Diabetes: Increase Your Awareness, Decrease Your Risks
When blood glucose levels rise and remain outside of the normal range, you can develop a disease called diabetes. Diabetes is a serious disease that can lead to other serious health risks. It is important for beneficiaries with diabetes to understand these additional risks and to highlight steps to prevent diabetes for those who don’t.
Many of the foods that we eat are turned into glucose, or sugar, that our bodies use for energy. Our bodies produce insulin which helps to get glucose into our cells. When sugar builds up in our blood and is not processed by insulin either because we don’t make enough insulin or because the insulin that we make is not effective, this can lead to diabetes. A person with pre-diabetes has a blood sugar level higher than normal, but not high enough for a diagnosis of diabetes. When you develop diabetes, you are at a greater risk for heart disease, blindness, kidney failure, and other serious illnesses. According to the Centers for Disease Control and Prevention, diabetes is the seventh leading cause of death in the United States. Beneficiaries with diabetes can manage their condition by remembering their ABCs.
“A” stands for the A1C Test; it is different from daily blood sugar tests and measures average blood sugar levels over the past few months. Knowing this number and working with your provider to keep this number below certain levels can help you make sure this number doesn’t increase over time.
“B” is for blood pressure. Blood pressure is the force of your blood against the walls of your blood vessels. If your blood pressure gets too high, it makes your heart work too hard, can injure blood vessels and can lead to a heart attack or stroke, and can damage your kidneys and eyes.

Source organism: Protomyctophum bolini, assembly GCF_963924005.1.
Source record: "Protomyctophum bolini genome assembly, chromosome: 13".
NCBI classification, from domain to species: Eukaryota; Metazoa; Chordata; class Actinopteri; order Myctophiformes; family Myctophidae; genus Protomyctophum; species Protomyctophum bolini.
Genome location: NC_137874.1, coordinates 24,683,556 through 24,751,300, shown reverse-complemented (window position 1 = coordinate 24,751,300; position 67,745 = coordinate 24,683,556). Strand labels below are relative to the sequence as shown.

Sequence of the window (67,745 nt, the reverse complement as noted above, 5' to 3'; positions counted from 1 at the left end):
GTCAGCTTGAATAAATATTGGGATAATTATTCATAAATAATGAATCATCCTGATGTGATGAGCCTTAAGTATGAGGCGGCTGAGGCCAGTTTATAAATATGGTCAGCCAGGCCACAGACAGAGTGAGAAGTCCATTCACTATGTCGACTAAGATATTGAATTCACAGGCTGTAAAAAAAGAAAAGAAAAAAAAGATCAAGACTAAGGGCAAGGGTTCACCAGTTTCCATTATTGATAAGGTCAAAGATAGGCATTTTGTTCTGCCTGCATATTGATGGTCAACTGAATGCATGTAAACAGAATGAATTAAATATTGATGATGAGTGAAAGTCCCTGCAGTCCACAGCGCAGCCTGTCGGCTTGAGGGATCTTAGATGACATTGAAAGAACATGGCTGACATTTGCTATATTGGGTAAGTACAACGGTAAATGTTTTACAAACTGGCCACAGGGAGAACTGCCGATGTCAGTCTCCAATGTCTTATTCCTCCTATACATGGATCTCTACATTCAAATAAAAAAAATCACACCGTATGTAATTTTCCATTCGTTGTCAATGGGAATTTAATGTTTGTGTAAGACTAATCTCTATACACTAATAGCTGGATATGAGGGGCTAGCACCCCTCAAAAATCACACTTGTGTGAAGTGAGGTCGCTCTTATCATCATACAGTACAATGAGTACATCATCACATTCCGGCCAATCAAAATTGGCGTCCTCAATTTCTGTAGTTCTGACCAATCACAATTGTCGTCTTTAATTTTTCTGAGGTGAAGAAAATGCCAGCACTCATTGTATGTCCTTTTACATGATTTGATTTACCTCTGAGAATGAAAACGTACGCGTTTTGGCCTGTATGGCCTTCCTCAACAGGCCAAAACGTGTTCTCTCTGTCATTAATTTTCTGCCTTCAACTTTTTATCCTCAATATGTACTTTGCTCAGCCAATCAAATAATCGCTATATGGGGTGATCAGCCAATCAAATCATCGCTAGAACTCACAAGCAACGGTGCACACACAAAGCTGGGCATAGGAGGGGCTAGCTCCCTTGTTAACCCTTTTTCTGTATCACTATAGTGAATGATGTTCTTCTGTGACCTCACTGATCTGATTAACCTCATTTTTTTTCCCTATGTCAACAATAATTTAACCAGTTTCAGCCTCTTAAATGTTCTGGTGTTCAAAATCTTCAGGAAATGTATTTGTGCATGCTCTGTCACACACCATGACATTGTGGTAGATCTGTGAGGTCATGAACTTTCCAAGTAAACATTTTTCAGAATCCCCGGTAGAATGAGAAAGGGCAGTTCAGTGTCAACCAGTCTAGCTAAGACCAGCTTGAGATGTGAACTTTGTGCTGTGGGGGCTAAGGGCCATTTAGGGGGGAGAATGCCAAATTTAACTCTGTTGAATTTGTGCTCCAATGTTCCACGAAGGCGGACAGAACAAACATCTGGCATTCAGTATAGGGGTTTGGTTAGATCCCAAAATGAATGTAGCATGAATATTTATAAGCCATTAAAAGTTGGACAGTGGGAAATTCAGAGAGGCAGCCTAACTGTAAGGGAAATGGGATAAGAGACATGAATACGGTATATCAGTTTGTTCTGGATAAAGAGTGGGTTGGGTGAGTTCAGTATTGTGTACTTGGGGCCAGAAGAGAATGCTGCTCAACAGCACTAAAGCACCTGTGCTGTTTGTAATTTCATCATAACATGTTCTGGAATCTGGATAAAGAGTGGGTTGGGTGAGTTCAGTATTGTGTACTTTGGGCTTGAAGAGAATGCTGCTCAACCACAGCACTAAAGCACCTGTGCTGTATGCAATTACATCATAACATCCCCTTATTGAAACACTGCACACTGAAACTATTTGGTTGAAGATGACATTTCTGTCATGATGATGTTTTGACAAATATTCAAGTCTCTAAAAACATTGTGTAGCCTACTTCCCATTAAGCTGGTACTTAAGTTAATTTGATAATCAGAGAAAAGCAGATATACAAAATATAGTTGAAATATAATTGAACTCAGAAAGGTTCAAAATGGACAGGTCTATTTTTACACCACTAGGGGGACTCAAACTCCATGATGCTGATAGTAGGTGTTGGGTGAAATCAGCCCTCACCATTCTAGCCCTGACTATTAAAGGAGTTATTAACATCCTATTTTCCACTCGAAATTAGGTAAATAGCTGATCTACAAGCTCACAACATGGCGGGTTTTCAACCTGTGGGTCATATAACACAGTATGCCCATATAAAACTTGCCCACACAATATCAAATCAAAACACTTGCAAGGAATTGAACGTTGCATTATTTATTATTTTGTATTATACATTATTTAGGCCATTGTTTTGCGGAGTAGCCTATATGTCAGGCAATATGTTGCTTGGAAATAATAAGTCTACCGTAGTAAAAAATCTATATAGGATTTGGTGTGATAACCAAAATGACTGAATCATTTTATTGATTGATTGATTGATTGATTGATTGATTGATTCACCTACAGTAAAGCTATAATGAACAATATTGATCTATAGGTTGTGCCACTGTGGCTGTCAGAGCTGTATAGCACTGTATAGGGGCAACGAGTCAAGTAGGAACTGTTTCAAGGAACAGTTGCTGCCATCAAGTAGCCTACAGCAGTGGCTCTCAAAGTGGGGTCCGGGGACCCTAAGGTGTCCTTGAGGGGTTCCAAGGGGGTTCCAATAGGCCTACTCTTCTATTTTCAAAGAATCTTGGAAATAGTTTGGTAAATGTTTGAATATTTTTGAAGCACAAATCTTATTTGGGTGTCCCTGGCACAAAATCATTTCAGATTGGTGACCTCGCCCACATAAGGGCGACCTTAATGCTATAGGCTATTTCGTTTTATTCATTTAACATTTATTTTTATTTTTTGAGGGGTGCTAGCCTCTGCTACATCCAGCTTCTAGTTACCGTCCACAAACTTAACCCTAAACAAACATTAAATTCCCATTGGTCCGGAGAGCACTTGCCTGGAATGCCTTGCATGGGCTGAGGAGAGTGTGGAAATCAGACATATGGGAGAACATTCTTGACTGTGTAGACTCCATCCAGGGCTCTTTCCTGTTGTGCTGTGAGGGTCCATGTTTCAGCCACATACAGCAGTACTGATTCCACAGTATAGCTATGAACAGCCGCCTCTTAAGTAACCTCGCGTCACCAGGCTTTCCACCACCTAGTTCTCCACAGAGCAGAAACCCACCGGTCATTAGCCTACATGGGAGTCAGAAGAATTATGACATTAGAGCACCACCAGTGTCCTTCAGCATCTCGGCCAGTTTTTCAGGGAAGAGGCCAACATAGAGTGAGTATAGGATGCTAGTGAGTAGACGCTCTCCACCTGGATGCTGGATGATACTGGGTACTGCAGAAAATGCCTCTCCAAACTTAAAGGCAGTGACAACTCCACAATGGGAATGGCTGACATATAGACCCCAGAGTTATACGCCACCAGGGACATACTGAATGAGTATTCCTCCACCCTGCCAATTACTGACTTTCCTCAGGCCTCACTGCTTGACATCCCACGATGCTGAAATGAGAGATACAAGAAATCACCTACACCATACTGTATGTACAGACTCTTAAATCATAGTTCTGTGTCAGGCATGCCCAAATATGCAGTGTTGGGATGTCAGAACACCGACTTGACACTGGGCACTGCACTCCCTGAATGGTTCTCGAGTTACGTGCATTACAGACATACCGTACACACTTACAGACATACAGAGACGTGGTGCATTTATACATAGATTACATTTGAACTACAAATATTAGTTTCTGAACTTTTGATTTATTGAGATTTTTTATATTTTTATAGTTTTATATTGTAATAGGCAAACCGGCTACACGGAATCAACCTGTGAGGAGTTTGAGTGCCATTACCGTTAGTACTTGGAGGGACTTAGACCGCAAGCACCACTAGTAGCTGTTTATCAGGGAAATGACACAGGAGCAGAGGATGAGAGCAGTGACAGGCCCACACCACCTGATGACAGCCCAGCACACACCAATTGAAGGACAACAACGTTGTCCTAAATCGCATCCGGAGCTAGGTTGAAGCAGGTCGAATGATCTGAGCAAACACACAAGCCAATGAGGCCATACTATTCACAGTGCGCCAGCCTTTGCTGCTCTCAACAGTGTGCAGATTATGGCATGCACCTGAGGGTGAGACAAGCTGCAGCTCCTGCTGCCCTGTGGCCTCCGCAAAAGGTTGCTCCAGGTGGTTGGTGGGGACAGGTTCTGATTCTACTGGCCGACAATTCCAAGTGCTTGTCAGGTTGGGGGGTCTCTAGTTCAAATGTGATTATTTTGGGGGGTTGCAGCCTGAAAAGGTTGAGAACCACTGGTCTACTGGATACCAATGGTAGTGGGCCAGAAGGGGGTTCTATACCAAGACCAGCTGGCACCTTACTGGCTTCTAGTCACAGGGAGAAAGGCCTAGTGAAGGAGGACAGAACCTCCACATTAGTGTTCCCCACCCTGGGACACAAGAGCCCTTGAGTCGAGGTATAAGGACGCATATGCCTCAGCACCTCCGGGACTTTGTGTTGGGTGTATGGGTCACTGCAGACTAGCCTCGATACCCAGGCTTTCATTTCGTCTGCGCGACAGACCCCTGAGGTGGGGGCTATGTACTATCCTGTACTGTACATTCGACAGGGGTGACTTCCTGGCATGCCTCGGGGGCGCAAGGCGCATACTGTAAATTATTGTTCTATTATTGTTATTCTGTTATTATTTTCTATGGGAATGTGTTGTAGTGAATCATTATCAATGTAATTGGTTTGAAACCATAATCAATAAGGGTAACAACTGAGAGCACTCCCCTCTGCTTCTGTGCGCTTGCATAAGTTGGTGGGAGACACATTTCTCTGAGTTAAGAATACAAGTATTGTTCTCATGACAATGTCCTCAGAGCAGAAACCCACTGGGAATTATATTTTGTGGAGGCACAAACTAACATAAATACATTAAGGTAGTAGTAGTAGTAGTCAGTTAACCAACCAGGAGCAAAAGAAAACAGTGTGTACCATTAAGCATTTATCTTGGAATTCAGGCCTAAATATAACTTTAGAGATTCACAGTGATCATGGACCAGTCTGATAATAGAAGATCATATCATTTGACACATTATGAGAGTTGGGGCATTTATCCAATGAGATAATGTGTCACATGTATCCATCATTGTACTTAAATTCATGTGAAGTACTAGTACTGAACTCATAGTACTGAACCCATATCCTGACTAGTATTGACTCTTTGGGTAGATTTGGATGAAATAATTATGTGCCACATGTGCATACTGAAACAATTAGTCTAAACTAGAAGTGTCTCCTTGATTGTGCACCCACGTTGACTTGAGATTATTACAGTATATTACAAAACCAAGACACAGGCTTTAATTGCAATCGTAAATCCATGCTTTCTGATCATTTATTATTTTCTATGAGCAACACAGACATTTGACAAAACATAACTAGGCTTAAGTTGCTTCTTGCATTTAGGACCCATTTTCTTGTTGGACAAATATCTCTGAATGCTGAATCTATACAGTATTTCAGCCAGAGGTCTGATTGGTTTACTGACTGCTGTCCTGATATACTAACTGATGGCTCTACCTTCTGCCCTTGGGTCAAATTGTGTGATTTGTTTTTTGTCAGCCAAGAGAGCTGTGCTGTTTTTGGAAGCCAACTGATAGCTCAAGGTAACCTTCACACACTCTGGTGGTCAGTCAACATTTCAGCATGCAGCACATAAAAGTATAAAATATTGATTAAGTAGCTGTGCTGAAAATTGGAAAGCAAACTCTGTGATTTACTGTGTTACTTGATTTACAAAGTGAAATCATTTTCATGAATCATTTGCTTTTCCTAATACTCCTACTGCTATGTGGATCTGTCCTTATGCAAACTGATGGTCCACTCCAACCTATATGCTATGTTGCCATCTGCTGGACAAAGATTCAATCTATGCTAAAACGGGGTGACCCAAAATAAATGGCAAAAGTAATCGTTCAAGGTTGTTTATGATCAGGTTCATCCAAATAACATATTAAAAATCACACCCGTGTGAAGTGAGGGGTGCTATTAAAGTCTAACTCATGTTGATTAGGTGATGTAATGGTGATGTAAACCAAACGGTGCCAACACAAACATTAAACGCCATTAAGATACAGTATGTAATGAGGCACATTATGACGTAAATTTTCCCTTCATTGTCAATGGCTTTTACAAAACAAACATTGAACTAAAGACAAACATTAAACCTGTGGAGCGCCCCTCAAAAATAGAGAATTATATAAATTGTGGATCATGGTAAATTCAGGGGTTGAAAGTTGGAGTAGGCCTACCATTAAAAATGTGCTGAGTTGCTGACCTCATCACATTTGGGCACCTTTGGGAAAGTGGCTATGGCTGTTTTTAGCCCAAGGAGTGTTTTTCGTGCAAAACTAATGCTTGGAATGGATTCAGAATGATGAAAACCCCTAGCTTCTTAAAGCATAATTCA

“C” is for cholesterol. High-density lipoproteins, also known as good cholesterol, help remove low-density lipoproteins, or bad cholesterol, from your blood. Know what your cholesterol levels are, what they should be, and work with your provider to maintain those numbers. Working with your health care provider is the best way to manage your diabetes.
Even if you have pre-diabetes, you still have the power to prevent or slow the progression of this disease by taking care of yourself. The National Institutes of Health offers some helpful advice and tips; stop smoking, exercise more, make healthy food choices and lose extra weight.
TRICARE covers diabetic supplies through both pharmacy and medical benefits. You can get certain diabetic supplies from a military pharmacy, through home delivery or at any TRICARE network pharmacy. Additionally, certain diabetic supplies are covered as durable medical equipment. For details visit www.tricare.mil/diabeticsupplies.
Beneficiaries with diabetes can continue to live long and healthy lives. With information about your age, race and language, the National Diabetes Education Program offers publications tailored specifically for you to help you beat diabetes. TRICARE beneficiaries can also visit www.tricare.mil/livewell for advice on how to make healthy choices.